The past two weeks had presented me with a perfect opportunity to stop by and say hello. It had been awhile. I had been dog sitting for my dentist and his family in the Carbonera Estates area, which semi put me in perfect line with her house as I would regularly weave my way past her little property en route to the Pleasure Point area. I told myself that if I ever saw her truck out front that I would pop in and say hello. I was curious to know if her current dog Zeus was still alive, and again, I really wanted to show this lady my Quinnie.
So we sat there. Me and 3 year old Quinn. Her and 10 year old Zeus. Elliott was there too. Elliott is a cat. Lorna was drinking a Sierra Nevada. I was drinking a Sierra Nevada. Quinn kept one eye on Elliott and one eye on me. Zeus was sleeping with a ball in his mouth. Elliott was bugging Zeus, keeping both eyes on Quinn.
Lorna informed me that her son would be home any minute. We talked in depth about her son. He was doing very well. He had just turned 19 and had his life together. I hadn’t seen the kid since he was maybe 14. Part of me felt like telling Lorna that I had to go, and part of me was curious to see what had become of this kid. This kid Michael grew up without a father. I was told by Lorna that during the ‘high school’ years, the boy put her through a living hell, but when the California Conservation Core ‘came a knockin’ he answered the door, and it changed his life. No more partying. No more bullshit. Over the course of the last 12 months, he had completely turned his life around.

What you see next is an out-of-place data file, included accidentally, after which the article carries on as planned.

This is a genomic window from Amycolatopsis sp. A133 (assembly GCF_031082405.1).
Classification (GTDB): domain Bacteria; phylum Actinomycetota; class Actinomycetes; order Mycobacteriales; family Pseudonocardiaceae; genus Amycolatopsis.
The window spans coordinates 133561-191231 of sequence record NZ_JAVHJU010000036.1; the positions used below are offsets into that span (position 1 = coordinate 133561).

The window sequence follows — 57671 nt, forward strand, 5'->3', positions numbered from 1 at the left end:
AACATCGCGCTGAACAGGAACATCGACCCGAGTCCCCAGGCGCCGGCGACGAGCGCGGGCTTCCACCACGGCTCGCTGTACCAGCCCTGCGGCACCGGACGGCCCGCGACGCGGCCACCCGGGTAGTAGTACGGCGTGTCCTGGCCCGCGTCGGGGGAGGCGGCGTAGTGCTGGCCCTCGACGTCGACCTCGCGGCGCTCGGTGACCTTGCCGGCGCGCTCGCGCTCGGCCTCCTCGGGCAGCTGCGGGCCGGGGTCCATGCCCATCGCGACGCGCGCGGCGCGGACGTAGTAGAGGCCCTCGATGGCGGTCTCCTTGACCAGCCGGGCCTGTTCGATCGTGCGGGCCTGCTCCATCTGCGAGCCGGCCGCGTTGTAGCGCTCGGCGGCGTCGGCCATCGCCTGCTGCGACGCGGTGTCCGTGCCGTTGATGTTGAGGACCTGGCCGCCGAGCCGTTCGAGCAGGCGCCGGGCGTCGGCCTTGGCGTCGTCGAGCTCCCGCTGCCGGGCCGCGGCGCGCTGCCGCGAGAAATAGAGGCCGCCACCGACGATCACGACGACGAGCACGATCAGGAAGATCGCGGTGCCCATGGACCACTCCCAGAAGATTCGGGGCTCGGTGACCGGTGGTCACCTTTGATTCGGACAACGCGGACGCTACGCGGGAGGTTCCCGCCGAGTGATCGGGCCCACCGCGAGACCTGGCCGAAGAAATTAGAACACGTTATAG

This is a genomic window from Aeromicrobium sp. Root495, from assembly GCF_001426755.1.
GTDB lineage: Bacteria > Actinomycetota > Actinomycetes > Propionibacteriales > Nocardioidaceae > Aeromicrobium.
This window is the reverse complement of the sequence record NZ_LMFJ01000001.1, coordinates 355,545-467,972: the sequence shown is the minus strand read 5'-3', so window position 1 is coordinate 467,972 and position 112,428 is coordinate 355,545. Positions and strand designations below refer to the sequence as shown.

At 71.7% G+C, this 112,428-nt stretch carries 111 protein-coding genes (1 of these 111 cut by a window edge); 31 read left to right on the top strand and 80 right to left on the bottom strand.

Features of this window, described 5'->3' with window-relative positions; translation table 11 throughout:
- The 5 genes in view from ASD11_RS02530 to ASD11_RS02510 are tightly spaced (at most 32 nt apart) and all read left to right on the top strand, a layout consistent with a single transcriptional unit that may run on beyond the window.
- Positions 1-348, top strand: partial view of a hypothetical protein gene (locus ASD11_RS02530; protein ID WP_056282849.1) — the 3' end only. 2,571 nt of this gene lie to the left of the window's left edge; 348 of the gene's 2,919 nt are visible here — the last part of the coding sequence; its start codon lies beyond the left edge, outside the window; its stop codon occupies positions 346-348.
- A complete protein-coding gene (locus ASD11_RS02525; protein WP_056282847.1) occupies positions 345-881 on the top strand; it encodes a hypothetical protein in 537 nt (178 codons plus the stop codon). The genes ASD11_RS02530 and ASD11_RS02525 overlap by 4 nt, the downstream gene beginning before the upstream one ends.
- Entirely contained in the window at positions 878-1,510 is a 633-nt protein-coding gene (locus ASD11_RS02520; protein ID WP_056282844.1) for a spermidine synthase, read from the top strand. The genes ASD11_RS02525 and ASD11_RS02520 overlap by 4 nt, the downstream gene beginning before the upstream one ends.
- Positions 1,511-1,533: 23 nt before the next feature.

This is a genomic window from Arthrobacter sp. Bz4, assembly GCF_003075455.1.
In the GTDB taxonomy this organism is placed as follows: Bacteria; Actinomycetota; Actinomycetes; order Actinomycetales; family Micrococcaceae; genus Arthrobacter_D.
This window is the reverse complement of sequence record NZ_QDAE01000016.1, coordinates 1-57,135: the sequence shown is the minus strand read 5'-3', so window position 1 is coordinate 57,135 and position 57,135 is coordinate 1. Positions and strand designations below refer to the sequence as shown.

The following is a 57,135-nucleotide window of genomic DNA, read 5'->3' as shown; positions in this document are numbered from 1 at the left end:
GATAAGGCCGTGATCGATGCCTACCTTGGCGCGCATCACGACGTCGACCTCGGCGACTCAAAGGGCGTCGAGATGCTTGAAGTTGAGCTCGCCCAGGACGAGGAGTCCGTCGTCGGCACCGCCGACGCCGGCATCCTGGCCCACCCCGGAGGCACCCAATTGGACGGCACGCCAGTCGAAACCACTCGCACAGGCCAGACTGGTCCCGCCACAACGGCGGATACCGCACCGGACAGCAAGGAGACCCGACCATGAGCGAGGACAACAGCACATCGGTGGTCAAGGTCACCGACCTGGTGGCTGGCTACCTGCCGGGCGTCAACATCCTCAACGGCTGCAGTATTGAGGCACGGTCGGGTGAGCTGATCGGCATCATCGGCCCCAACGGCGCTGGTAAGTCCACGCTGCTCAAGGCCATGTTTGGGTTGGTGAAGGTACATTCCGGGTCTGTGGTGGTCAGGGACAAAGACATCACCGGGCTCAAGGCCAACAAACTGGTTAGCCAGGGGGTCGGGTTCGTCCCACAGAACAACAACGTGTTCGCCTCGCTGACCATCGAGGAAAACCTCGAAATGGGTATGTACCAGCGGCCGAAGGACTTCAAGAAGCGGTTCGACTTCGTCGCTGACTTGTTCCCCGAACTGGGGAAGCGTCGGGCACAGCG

About 6:30pm, Michael walks in the door. I knew who he was, and he knew who I was. He knew that I knew his father. I knew that he didn’t. I stood up and we shook hands. We were face to face. He was a nice looking young man. He was lean. He was engaging. He was also hungry like any 19 year old boy might be. Lorna cooked him up some dinner while Michael and I did some talking.
I knew that he was a musician, and I knew that he was a soccer player. This gave us quite a bit of material. I remembered back about five years prior when Lorna asked me to paint her house even though I wasn’t a painter. One day while painting high up on a ladder, I was able to listen to Michael play his electric guitar. I think he was playing Jimi. The kid was good. These days, his instrument of choice is the banjo. He even pays for his own lessons.
I asked the questions, and let Michael do all the talking. I let him do the talking because he was beaming to talk. I could tell he was excited about life. I could tell he was stoked and appreciative of somebody like me wanting to know more about his life. He was polite. He was respectful. He was my kind of kid.
His phone rang. He pulled the phone out of his pocket, looked at who the caller was, and then asked me if he could take the phone call. I told him of course, and he stepped away for a minute.
Lorna came back outside and sat down. She and I finished up our talk and agreed to make arrangements. It all seemed so bizarre. All of it.
Quinn sat at the U-end of the U-shaped parking with a soft frisbee in her mouth, staring at me, waiting for me to lock up the van. I had a cup of coffee in my hand. I was the only vehicle in the lot. It was just getting light out.